The Closeness of the Fallen

Monday morning, I sat in a Yom HaZikaron assembly at my daughter’s Jewish day school, tears on my cheeks as she and her classmates sang a song, the words of which were from a young soldier’s last letter to his family. He was killed in battle in 2014. In the parents’ section of the auditorium, I could see other parents wiping their eyes, all of us imagining our tweens on stage writing us that letter.

Death is so very present to our people this year. Friends and family and loved ones. Video and photographs. The stories of martyrs. The necessity to record and recount. The young, the older, the grandparents, the dancers, the soldiers on their first day of service, the taxi drivers delivering young people back to their parents. Not only that — a media comparison of whose death counts more. The deaths Israel has suffered. The deaths of innocent Palestinians. Of internationals. Even indifference to death. 

We couldn’t separate ourselves from the dead, even if we tried. There is no insulating from their stories.

Many objects in Biblical times were understood to convey impurity, toom’ah, and a person who touched them or was in a room with them needed to undergo a physio-spiritual purification ritual, which varied depending on the type of impurity. This week’s Torah portion, Emor, begins with the commandment to the priests: They shouldn’t impurify themselves by being physically close to the dead. It then continues with a variety of laws for the priests and for sacrifices.

Today, the death toom’ah continues to influence Jewish life in several ways. At the end of a funeral, it is traditional to wash hands when leaving the cemetery or before entering the home, to separate from that close proximity to the dead. Those with priestly ancestry – who know themselves to be Cohanim, descendants of the priests addressed in this Torah portion – will traditionally attend funerals from a separate room, technically not part of the funeral room, which holds the deceased. We are careful to navigate how we enter and leave spaces of death.

What does it mean to be in a state of ritual impurity, toom’ah, due to a close encounter with the dead? It means to carry their death so closely that it is inescapable in any moment. It renders us incapable of performing our duties. It changes our state of being.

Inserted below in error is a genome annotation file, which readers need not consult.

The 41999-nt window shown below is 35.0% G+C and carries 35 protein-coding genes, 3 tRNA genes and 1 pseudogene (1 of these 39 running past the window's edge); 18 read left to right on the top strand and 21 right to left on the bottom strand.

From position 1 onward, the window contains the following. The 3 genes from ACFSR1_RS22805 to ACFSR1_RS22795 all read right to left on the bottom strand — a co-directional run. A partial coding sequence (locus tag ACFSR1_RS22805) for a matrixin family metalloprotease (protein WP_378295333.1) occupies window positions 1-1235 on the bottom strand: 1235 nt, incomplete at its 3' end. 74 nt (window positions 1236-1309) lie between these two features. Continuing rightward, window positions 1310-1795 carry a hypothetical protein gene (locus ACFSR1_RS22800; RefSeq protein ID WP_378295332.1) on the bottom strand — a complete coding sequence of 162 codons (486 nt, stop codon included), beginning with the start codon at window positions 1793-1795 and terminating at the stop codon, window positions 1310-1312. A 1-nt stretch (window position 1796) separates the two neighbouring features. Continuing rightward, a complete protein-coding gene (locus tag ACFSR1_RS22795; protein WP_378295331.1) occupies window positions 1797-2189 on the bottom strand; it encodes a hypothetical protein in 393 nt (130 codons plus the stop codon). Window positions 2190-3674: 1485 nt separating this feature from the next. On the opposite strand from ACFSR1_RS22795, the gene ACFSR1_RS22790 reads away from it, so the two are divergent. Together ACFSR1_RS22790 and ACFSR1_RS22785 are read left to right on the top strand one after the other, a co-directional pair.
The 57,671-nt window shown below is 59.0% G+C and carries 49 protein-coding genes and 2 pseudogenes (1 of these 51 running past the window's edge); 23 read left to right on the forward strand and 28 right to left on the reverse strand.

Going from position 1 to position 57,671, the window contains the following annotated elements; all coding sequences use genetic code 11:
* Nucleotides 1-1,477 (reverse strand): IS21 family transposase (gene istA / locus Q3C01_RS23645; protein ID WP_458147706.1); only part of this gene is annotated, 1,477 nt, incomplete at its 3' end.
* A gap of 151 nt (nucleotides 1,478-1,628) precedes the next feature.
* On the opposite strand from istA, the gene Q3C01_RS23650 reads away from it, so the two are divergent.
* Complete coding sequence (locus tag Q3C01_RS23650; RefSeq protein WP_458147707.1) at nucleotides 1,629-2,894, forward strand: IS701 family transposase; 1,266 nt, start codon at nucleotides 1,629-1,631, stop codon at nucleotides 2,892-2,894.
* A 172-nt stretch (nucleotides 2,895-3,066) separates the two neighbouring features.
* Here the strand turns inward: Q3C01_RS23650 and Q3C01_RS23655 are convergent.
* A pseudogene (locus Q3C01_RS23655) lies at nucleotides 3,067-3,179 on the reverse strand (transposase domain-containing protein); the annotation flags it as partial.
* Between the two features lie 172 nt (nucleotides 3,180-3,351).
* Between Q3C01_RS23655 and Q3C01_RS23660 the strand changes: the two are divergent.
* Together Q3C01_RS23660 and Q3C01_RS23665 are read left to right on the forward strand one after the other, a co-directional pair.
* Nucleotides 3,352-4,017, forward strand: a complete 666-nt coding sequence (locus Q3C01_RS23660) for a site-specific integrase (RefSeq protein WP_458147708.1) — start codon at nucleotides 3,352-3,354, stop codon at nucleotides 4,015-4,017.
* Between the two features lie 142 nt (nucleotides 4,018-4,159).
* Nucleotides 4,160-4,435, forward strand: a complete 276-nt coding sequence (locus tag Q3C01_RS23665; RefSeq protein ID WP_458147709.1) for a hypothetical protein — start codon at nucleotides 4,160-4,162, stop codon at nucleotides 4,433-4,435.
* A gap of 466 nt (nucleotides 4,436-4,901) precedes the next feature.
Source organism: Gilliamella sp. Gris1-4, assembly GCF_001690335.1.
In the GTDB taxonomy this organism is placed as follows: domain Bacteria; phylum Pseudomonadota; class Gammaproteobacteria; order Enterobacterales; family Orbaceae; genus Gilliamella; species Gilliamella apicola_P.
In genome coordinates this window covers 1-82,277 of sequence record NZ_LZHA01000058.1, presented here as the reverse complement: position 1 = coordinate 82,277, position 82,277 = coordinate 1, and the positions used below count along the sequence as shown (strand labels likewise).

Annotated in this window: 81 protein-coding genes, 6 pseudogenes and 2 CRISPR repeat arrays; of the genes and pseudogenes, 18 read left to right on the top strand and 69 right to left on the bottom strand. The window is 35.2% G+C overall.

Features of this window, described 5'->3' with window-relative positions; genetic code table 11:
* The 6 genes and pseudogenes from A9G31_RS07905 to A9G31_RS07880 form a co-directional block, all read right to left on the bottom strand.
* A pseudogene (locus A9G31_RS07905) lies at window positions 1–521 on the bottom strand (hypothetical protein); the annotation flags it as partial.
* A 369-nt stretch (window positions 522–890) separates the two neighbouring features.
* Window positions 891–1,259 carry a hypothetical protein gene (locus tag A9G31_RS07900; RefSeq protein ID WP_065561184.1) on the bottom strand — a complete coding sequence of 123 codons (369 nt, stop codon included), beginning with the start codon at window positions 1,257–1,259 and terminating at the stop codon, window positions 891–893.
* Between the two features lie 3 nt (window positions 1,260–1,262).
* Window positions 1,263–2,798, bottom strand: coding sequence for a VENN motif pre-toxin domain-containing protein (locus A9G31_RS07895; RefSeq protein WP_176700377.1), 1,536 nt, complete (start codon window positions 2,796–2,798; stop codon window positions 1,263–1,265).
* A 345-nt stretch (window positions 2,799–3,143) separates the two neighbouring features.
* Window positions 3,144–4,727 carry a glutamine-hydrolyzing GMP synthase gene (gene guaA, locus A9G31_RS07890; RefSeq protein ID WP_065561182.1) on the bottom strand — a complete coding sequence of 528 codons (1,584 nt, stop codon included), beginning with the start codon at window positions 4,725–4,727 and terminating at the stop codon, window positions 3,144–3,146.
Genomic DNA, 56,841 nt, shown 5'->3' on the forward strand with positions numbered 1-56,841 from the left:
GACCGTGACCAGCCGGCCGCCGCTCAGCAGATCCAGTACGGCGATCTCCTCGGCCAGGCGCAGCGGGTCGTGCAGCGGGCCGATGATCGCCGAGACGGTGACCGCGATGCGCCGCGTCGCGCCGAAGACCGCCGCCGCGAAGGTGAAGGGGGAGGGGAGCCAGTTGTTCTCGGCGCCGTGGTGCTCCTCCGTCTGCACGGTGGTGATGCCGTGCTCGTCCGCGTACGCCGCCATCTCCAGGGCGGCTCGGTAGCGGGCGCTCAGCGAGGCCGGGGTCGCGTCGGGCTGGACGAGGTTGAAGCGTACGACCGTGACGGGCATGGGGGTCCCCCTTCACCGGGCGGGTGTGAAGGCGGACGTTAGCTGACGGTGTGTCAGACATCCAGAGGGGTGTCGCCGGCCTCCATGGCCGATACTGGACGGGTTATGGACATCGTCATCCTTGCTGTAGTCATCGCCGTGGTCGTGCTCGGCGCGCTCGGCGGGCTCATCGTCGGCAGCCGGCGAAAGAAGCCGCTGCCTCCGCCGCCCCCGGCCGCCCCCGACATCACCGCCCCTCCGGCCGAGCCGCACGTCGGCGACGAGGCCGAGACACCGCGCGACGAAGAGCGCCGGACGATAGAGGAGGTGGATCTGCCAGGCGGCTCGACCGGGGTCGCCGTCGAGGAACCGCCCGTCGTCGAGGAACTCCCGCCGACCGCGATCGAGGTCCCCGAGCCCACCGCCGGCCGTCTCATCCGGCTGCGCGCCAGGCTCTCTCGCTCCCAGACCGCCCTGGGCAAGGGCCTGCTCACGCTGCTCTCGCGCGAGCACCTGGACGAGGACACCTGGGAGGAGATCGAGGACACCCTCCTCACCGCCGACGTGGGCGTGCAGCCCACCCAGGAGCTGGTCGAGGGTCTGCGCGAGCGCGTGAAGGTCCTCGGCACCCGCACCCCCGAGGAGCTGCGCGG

So then, what is it about serving as a priest, a ritual and spiritual leader of the Israelite people, that requires this separation from death? The topic tugs at me this week as we commemorate Yom HaZikaron and Yom Ha’atzmaut – Israel Remembrance Day and Israel Independence Day. Perhaps a leader like the priests needs to remain more clear-eyed, less impacted by death, in order to serve purely. Perhaps there is something about close encounters with death that prevents us from being able to go about our regular business – the daily sacrifices, the daily tasks – but the priests need to retain that important ability.

At the same time that the Torah commandment is given about priests avoiding the dead, an exception is made: A priest can do so in order to be with his closest relatives – his mother, father, children, brother, or unmarried sister. Sometimes we need to let in the grief and the mourning.

The two days of Yom HaZikaron and Yom Ha’atzmaut come together as a pair – the memorial day and the celebration of what the fallen were fighting for. The former is our close encounter with death; perhaps we take on some amount of toom’ah as a result. The latter is our ritual to leave behind the immediateness of death, and for us to find meaning in it, that it wasn’t in vain. To look forward and build, day by day, that which the fallen were fighting for.

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